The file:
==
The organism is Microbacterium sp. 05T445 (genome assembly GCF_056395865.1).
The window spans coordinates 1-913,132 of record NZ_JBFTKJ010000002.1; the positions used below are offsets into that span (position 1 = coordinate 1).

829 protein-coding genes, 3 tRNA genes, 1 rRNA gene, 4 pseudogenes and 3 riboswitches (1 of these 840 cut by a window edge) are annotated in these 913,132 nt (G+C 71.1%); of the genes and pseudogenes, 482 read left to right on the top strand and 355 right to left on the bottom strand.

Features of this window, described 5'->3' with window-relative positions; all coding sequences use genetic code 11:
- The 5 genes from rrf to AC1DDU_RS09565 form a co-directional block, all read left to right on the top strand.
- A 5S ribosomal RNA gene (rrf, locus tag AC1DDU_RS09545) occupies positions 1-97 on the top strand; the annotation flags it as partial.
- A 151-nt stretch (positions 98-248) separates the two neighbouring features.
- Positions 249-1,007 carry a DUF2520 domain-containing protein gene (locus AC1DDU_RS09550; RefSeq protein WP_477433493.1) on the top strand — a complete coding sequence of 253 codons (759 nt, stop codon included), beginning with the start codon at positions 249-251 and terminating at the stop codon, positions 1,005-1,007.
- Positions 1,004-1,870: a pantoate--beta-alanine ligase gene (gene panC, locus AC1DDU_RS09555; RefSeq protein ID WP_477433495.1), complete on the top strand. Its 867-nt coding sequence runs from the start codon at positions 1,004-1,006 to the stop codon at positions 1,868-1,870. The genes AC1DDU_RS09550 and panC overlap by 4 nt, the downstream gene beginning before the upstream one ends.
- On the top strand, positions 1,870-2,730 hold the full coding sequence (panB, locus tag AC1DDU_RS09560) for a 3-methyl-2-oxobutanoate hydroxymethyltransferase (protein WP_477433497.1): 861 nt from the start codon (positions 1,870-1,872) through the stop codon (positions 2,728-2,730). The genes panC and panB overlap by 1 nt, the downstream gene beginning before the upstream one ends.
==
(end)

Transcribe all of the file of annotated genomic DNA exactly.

The organism is Microbacterium sp. 05T445 (genome assembly GCF_056395865.1).
The window spans coordinates 1-913,132 of record NZ_JBFTKJ010000002.1; the positions used below are offsets into that span (position 1 = coordinate 1).

829 protein-coding genes, 3 tRNA genes, 1 rRNA gene, 4 pseudogenes and 3 riboswitches (1 of these 840 cut by a window edge) are annotated in these 913,132 nt (G+C 71.1%); of the genes and pseudogenes, 482 read left to right on the top strand and 355 right to left on the bottom strand.

Features of this window, described 5'->3' with window-relative positions; all coding sequences use genetic code 11:
- The 5 genes from rrf to AC1DDU_RS09565 form a co-directional block, all read left to right on the top strand.
- A 5S ribosomal RNA gene (rrf, locus tag AC1DDU_RS09545) occupies positions 1-97 on the top strand; the annotation flags it as partial.
- A 151-nt stretch (positions 98-248) separates the two neighbouring features.
- Positions 249-1,007 carry a DUF2520 domain-containing protein gene (locus AC1DDU_RS09550; RefSeq protein WP_477433493.1) on the top strand — a complete coding sequence of 253 codons (759 nt, stop codon included), beginning with the start codon at positions 249-251 and terminating at the stop codon, positions 1,005-1,007.
- Positions 1,004-1,870: a pantoate--beta-alanine ligase gene (gene panC, locus AC1DDU_RS09555; RefSeq protein ID WP_477433495.1), complete on the top strand. Its 867-nt coding sequence runs from the start codon at positions 1,004-1,006 to the stop codon at positions 1,868-1,870. The genes AC1DDU_RS09550 and panC overlap by 4 nt, the downstream gene beginning before the upstream one ends.
- On the top strand, positions 1,870-2,730 hold the full coding sequence (panB, locus tag AC1DDU_RS09560) for a 3-methyl-2-oxobutanoate hydroxymethyltransferase (protein WP_477433497.1): 861 nt from the start codon (positions 1,870-1,872) through the stop codon (positions 2,728-2,730). The genes panC and panB overlap by 1 nt, the downstream gene beginning before the upstream one ends.